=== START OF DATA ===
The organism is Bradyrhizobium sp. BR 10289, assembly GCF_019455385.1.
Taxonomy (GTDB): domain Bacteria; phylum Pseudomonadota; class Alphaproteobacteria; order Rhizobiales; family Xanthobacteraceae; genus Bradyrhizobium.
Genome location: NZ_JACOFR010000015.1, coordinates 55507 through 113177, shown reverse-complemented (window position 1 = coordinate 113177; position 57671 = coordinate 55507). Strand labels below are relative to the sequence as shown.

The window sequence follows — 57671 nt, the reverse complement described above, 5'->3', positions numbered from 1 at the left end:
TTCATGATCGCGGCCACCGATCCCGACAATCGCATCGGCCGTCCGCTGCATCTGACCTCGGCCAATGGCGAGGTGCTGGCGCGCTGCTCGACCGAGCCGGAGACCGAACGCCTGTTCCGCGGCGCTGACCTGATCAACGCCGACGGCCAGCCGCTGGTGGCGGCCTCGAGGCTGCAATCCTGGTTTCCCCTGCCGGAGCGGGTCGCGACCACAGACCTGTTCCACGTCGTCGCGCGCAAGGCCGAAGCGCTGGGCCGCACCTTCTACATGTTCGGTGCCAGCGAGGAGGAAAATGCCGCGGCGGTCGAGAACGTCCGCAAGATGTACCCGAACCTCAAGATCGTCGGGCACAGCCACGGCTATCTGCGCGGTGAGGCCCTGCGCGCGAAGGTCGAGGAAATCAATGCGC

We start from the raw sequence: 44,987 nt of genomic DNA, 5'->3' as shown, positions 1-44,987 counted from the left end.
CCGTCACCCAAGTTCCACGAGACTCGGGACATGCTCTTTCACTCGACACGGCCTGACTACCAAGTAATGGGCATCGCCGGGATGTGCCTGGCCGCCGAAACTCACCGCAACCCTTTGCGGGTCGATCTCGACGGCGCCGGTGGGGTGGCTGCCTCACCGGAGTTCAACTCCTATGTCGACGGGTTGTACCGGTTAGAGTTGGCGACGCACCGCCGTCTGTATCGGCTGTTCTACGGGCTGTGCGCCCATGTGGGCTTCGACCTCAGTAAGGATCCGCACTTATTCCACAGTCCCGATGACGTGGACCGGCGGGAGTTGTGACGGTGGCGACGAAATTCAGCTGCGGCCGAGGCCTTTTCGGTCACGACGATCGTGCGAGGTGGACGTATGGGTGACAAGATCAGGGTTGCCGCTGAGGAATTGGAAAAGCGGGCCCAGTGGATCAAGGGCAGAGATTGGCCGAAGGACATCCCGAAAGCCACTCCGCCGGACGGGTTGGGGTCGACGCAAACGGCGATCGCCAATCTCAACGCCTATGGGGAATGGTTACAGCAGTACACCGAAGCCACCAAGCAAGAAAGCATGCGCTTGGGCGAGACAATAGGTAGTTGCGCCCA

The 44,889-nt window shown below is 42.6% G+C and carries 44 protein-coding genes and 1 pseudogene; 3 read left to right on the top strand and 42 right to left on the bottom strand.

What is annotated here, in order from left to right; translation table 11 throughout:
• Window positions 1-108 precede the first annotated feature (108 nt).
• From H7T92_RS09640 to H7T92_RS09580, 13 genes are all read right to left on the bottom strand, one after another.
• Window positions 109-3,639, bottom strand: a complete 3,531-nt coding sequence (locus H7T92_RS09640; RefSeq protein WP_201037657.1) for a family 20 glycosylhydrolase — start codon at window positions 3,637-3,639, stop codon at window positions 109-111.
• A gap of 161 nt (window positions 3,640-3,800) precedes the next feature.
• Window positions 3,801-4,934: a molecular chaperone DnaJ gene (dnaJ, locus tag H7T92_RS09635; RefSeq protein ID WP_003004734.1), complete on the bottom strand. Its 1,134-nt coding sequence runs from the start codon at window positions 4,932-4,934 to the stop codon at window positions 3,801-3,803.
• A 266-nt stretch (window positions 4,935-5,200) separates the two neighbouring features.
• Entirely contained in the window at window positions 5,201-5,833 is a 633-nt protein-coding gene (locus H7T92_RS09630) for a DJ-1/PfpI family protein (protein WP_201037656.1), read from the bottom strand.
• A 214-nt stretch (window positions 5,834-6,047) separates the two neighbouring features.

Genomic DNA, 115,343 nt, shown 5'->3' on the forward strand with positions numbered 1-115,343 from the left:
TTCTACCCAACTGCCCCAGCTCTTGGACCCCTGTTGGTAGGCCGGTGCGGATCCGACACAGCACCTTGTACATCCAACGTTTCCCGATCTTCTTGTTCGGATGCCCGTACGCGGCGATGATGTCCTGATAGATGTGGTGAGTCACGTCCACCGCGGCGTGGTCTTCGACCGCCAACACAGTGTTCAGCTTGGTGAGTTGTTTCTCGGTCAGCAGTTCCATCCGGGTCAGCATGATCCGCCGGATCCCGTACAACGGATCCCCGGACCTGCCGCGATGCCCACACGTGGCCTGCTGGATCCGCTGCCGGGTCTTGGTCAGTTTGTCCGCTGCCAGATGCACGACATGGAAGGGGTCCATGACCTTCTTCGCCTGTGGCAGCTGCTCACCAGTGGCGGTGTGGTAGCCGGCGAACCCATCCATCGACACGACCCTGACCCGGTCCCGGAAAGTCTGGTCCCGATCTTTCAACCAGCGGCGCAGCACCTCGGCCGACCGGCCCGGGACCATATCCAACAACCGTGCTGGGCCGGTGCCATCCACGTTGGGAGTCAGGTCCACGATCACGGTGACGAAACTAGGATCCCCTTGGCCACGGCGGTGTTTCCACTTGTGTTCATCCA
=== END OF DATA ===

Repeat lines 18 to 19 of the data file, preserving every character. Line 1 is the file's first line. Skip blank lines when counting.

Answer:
Genomic DNA, 115,343 nt, shown 5'->3' on the forward strand with positions numbered 1-115,343 from the left:
TTCTACCCAACTGCCCCAGCTCTTGGACCCCTGTTGGTAGGCCGGTGCGGATCCGACACAGCACCTTGTACATCCAACGTTTCCCGATCTTCTTGTTCGGATGCCCGTACGCGGCGATGATGTCCTGATAGATGTGGTGAGTCACGTCCACCGCGGCGTGGTCTTCGACCGCCAACACAGTGTTCAGCTTGGTGAGTTGTTTCTCGGTCAGCAGTTCCATCCGGGTCAGCATGATCCGCCGGATCCCGTACAACGGATCCCCGGACCTGCCGCGATGCCCACACGTGGCCTGCTGGATCCGCTGCCGGGTCTTGGTCAGTTTGTCCGCTGCCAGATGCACGACATGGAAGGGGTCCATGACCTTCTTCGCCTGTGGCAGCTGCTCACCAGTGGCGGTGTGGTAGCCGGCGAACCCATCCATCGACACGACCCTGACCCGGTCCCGGAAAGTCTGGTCCCGATCTTTCAACCAGCGGCGCAGCACCTCGGCCGACCGGCCCGGGACCATATCCAACAACCGTGCTGGGCCGGTGCCATCCACGTTGGGAGTCAGGTCCACGATCACGGTGACGAAACTAGGATCCCCTTGGCCACGGCGGTGTTTCCACTTGTGTTCATCCA